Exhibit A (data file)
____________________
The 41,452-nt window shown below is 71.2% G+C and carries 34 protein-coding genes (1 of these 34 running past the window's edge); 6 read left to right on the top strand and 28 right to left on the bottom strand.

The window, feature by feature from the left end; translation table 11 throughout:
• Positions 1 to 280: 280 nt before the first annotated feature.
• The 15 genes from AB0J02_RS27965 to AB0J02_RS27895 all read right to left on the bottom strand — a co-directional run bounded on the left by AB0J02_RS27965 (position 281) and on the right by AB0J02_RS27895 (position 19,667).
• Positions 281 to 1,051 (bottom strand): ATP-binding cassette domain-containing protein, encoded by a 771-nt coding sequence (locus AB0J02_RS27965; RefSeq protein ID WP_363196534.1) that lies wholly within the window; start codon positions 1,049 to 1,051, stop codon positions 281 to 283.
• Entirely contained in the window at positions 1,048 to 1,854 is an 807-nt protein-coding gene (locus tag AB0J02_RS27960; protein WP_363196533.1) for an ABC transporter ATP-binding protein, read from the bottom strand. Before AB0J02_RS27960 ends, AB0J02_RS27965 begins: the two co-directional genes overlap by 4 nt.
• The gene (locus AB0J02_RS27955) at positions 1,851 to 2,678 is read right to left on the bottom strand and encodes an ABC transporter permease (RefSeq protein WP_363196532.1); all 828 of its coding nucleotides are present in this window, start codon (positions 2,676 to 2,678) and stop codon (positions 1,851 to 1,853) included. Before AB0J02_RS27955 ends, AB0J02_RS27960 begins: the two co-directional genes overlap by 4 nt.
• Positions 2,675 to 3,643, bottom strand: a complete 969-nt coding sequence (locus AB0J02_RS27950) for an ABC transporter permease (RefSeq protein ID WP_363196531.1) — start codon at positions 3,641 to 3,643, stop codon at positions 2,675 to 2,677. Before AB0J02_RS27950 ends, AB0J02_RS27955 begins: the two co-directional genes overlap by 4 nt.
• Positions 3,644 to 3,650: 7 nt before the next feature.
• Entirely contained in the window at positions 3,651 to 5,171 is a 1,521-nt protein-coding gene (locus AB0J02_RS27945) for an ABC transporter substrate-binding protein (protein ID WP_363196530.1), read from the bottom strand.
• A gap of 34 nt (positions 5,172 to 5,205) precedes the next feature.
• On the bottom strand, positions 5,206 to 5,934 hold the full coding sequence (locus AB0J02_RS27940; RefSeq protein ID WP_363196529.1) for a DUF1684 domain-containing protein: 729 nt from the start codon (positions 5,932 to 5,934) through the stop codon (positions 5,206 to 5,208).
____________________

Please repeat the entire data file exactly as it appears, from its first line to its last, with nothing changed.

The 41,452-nt window shown below is 71.2% G+C and carries 34 protein-coding genes (1 of these 34 running past the window's edge); 6 read left to right on the top strand and 28 right to left on the bottom strand.

The window, feature by feature from the left end; translation table 11 throughout:
• Positions 1 to 280: 280 nt before the first annotated feature.
• The 15 genes from AB0J02_RS27965 to AB0J02_RS27895 all read right to left on the bottom strand — a co-directional run bounded on the left by AB0J02_RS27965 (position 281) and on the right by AB0J02_RS27895 (position 19,667).
• Positions 281 to 1,051 (bottom strand): ATP-binding cassette domain-containing protein, encoded by a 771-nt coding sequence (locus AB0J02_RS27965; RefSeq protein ID WP_363196534.1) that lies wholly within the window; start codon positions 1,049 to 1,051, stop codon positions 281 to 283.
• Entirely contained in the window at positions 1,048 to 1,854 is an 807-nt protein-coding gene (locus tag AB0J02_RS27960; protein WP_363196533.1) for an ABC transporter ATP-binding protein, read from the bottom strand. Before AB0J02_RS27960 ends, AB0J02_RS27965 begins: the two co-directional genes overlap by 4 nt.
• The gene (locus AB0J02_RS27955) at positions 1,851 to 2,678 is read right to left on the bottom strand and encodes an ABC transporter permease (RefSeq protein WP_363196532.1); all 828 of its coding nucleotides are present in this window, start codon (positions 2,676 to 2,678) and stop codon (positions 1,851 to 1,853) included. Before AB0J02_RS27955 ends, AB0J02_RS27960 begins: the two co-directional genes overlap by 4 nt.
• Positions 2,675 to 3,643, bottom strand: a complete 969-nt coding sequence (locus AB0J02_RS27950) for an ABC transporter permease (RefSeq protein ID WP_363196531.1) — start codon at positions 3,641 to 3,643, stop codon at positions 2,675 to 2,677. Before AB0J02_RS27950 ends, AB0J02_RS27955 begins: the two co-directional genes overlap by 4 nt.
• Positions 3,644 to 3,650: 7 nt before the next feature.
• Entirely contained in the window at positions 3,651 to 5,171 is a 1,521-nt protein-coding gene (locus AB0J02_RS27945) for an ABC transporter substrate-binding protein (protein ID WP_363196530.1), read from the bottom strand.
• A gap of 34 nt (positions 5,172 to 5,205) precedes the next feature.
• On the bottom strand, positions 5,206 to 5,934 hold the full coding sequence (locus AB0J02_RS27940; RefSeq protein ID WP_363196529.1) for a DUF1684 domain-containing protein: 729 nt from the start codon (positions 5,932 to 5,934) through the stop codon (positions 5,206 to 5,208).